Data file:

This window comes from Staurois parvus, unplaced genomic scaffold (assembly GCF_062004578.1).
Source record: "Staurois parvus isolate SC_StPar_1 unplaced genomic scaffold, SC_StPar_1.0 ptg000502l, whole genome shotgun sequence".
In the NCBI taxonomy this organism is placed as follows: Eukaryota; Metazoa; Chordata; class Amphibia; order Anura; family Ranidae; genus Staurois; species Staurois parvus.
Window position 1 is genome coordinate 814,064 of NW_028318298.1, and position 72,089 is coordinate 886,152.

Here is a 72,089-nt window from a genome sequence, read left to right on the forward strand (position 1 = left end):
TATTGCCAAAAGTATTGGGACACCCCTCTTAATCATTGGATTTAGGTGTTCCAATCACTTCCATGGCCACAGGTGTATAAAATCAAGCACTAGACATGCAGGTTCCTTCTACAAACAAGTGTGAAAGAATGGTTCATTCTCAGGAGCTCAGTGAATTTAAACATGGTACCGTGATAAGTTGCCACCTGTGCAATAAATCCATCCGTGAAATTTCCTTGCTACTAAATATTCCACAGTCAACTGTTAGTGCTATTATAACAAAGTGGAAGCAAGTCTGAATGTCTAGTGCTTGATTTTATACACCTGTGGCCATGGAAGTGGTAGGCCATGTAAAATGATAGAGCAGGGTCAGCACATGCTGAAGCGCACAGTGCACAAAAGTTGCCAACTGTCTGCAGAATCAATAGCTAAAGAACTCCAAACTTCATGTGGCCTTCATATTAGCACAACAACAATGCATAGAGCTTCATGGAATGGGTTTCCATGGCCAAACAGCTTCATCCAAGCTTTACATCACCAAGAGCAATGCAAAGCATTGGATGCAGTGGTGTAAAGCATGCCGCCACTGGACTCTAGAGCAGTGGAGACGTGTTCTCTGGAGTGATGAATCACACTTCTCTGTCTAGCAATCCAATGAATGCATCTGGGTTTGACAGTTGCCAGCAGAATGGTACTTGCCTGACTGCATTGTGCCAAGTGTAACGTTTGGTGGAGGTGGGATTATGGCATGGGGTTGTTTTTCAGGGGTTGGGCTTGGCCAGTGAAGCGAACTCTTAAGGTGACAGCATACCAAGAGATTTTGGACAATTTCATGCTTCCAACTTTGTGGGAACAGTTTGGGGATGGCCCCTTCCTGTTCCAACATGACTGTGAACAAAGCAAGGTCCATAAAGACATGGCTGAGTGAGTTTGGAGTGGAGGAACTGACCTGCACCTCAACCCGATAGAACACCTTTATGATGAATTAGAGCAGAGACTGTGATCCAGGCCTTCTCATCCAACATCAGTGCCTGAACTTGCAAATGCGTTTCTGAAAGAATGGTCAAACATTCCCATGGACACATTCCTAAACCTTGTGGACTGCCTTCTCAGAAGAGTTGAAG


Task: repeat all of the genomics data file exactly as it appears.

This window comes from Staurois parvus, unplaced genomic scaffold (assembly GCF_062004578.1).
Source record: "Staurois parvus isolate SC_StPar_1 unplaced genomic scaffold, SC_StPar_1.0 ptg000502l, whole genome shotgun sequence".
In the NCBI taxonomy this organism is placed as follows: Eukaryota; Metazoa; Chordata; class Amphibia; order Anura; family Ranidae; genus Staurois; species Staurois parvus.
Window position 1 is genome coordinate 814,064 of NW_028318298.1, and position 72,089 is coordinate 886,152.

Here is a 72,089-nt window from a genome sequence, read left to right on the forward strand (position 1 = left end):
TATTGCCAAAAGTATTGGGACACCCCTCTTAATCATTGGATTTAGGTGTTCCAATCACTTCCATGGCCACAGGTGTATAAAATCAAGCACTAGACATGCAGGTTCCTTCTACAAACAAGTGTGAAAGAATGGTTCATTCTCAGGAGCTCAGTGAATTTAAACATGGTACCGTGATAAGTTGCCACCTGTGCAATAAATCCATCCGTGAAATTTCCTTGCTACTAAATATTCCACAGTCAACTGTTAGTGCTATTATAACAAAGTGGAAGCAAGTCTGAATGTCTAGTGCTTGATTTTATACACCTGTGGCCATGGAAGTGGTAGGCCATGTAAAATGATAGAGCAGGGTCAGCACATGCTGAAGCGCACAGTGCACAAAAGTTGCCAACTGTCTGCAGAATCAATAGCTAAAGAACTCCAAACTTCATGTGGCCTTCATATTAGCACAACAACAATGCATAGAGCTTCATGGAATGGGTTTCCATGGCCAAACAGCTTCATCCAAGCTTTACATCACCAAGAGCAATGCAAAGCATTGGATGCAGTGGTGTAAAGCATGCCGCCACTGGACTCTAGAGCAGTGGAGACGTGTTCTCTGGAGTGATGAATCACACTTCTCTGTCTAGCAATCCAATGAATGCATCTGGGTTTGACAGTTGCCAGCAGAATGGTACTTGCCTGACTGCATTGTGCCAAGTGTAACGTTTGGTGGAGGTGGGATTATGGCATGGGGTTGTTTTTCAGGGGTTGGGCTTGGCCAGTGAAGCGAACTCTTAAGGTGACAGCATACCAAGAGATTTTGGACAATTTCATGCTTCCAACTTTGTGGGAACAGTTTGGGGATGGCCCCTTCCTGTTCCAACATGACTGTGAACAAAGCAAGGTCCATAAAGACATGGCTGAGTGAGTTTGGAGTGGAGGAACTGACCTGCACCTCAACCCGATAGAACACCTTTATGATGAATTAGAGCAGAGACTGTGATCCAGGCCTTCTCATCCAACATCAGTGCCTGAACTTGCAAATGCGTTTCTGAAAGAATGGTCAAACATTCCCATGGACACATTCCTAAACCTTGTGGACTGCCTTCTCAGAAGAGTTGAAG